On today’s episode of The Ask Prof Noakes Podcast we talk about the convenience trap when it comes to feeding our children. Prof Tim Noakes guides us on the most common mistakes parents make when introducing their children onto the LCHF diet.
Sometimes when you’re caught off-guard…..
It is easy as a parent to fall into the convenience trap when it comes to feeding our children. Let’s be honest, eating a LCHF diet does take a little bit of planning.
With our busy lifestyles sometimes things pop up and we are left stranded when it comes to not having a meal planned or prepared. It is often too easy to revert processed convenience food or fast food as a quick alternative to a healthy LCHF diet.
Today we ask what are the most common mistakes parent make when introducing their children and their entire family onto the LCHF or Banting diet?
Prof Tim Noakes: That’s a good question because I really don’t know specifically what LCHF diet mistakes are being made by parents with their children. What I mean is I obviously I focus more on adults because those are the patients, those are the people I deal with.
Remove sugar from your child’s diet immediately
I would think that the first problem would be removing sugar. There is such a sugar addiction that I think the children will fight back on that one.
That to me is the first key. I think you’ll want to remove sugar, and there’ll be resistance to that. The only way you can remove sugar initially, is by getting rid of the processed foods.
Then you need to control sugar consumption at parties. Particularly in sweet sugary drinks. Those are the keys. You’ve got to control them.
I think many parents might not understand that the sugary drinks are a real issue, because they’re highly addictive and they have a huge sugar load. Unless you can get your child off those, you’re never really gonna get them properly onto this diet. That would be the first concern.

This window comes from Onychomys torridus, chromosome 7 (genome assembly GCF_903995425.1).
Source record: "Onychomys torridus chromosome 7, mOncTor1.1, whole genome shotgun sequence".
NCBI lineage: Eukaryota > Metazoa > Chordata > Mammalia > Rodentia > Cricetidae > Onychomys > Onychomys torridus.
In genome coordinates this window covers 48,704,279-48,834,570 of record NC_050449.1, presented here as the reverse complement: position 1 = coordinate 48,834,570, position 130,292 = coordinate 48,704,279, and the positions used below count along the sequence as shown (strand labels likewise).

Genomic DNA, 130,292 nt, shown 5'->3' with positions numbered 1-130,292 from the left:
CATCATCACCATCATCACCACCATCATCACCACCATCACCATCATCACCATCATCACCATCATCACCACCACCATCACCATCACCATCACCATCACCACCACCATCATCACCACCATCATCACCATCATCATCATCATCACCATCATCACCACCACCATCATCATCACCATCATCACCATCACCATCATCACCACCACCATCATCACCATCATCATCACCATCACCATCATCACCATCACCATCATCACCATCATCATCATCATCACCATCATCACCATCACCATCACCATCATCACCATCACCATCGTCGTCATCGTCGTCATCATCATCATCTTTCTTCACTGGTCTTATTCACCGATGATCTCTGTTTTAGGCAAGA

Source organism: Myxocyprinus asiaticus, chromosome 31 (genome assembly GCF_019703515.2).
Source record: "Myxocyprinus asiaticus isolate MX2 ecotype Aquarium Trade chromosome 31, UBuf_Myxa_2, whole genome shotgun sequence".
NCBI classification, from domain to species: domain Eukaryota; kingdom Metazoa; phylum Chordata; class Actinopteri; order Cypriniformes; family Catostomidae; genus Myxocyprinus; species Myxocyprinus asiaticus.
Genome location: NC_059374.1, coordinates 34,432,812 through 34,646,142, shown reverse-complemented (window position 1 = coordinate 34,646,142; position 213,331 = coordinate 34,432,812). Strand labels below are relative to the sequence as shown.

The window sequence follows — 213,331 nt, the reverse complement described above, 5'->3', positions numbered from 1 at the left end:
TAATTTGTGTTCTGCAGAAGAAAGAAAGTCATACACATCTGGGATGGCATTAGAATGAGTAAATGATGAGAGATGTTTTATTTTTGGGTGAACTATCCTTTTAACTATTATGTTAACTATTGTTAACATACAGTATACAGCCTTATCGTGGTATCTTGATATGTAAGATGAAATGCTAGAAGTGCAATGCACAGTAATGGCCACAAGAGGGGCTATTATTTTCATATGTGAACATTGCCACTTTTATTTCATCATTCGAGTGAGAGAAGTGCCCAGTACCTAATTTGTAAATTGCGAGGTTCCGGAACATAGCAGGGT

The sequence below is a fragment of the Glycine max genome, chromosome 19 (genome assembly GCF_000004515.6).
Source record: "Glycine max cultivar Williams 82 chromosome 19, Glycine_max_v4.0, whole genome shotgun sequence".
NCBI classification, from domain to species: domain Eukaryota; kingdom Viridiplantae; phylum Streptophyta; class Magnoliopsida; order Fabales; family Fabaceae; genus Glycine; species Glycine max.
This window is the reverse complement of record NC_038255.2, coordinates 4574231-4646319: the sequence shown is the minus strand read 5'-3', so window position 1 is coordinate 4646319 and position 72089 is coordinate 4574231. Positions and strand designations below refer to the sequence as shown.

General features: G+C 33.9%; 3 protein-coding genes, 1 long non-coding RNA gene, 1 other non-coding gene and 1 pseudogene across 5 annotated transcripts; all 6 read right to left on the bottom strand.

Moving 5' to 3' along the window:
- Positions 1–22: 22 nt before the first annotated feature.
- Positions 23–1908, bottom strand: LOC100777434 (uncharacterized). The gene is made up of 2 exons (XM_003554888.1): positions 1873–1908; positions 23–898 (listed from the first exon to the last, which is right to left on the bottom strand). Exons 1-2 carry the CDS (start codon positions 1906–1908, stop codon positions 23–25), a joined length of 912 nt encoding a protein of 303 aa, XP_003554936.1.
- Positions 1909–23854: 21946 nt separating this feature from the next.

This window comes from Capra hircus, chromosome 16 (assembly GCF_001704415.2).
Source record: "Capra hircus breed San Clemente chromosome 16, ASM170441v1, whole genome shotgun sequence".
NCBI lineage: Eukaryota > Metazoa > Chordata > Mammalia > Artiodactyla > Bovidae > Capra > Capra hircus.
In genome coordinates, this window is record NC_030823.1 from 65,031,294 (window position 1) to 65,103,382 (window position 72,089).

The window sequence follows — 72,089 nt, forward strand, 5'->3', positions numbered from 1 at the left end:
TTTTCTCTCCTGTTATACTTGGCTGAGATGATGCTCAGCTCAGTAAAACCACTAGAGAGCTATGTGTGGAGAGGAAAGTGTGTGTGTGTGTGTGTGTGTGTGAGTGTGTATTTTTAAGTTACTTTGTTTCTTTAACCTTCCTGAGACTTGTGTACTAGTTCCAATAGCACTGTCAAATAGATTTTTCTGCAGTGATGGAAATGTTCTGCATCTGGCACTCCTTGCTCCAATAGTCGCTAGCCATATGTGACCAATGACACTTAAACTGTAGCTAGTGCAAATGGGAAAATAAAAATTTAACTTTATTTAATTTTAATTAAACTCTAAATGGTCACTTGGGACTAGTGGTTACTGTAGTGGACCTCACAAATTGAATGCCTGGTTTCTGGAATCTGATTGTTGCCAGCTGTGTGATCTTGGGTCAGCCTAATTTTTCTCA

The, the next concern might be making sure that you’re not giving poly-unsaturated fats. That’s the other issue. Then of course the flours, is a third issue. You’ve got to get off the flour. Those would be the three key ingredients I think that really hurt our health, the sugar, the flour and the poly-unsaturated fats.
Again, we do cover all of that in our book, The Real Meal Revolution.
So to summarise, I think what might happen is that they don’t go fully onto the diet and they maybe try to restrict the carbohydrates too much. I think that’s probably a good point. Humans can safely, if you’re insulin sensitive, eat 200g of carbohydrates a day, which is quite a lot of carbohydrate.
So, if the children are carbohydrate sensitive and not insulin resistant, they can easily eat 200g of carbohydrates a day without affecting their health. But it’s the 400 to 500g a day that is damaging, particularly when it’s highly processed and/or contains lots of sugar.
So I think those would be my points. Don’t cut the children too low on the carbohydrates. Make sure that sugar is completely removed from the diet, but allow them to eat some healthy carbohydrates, for example leafy vegetables, the occasional root vegetables are fine too.
Again, you don’t have to restrict the carbohydrates as low as I eat. I eat 25g a day. I don’t think you need to do that for children if they’re healthy and active.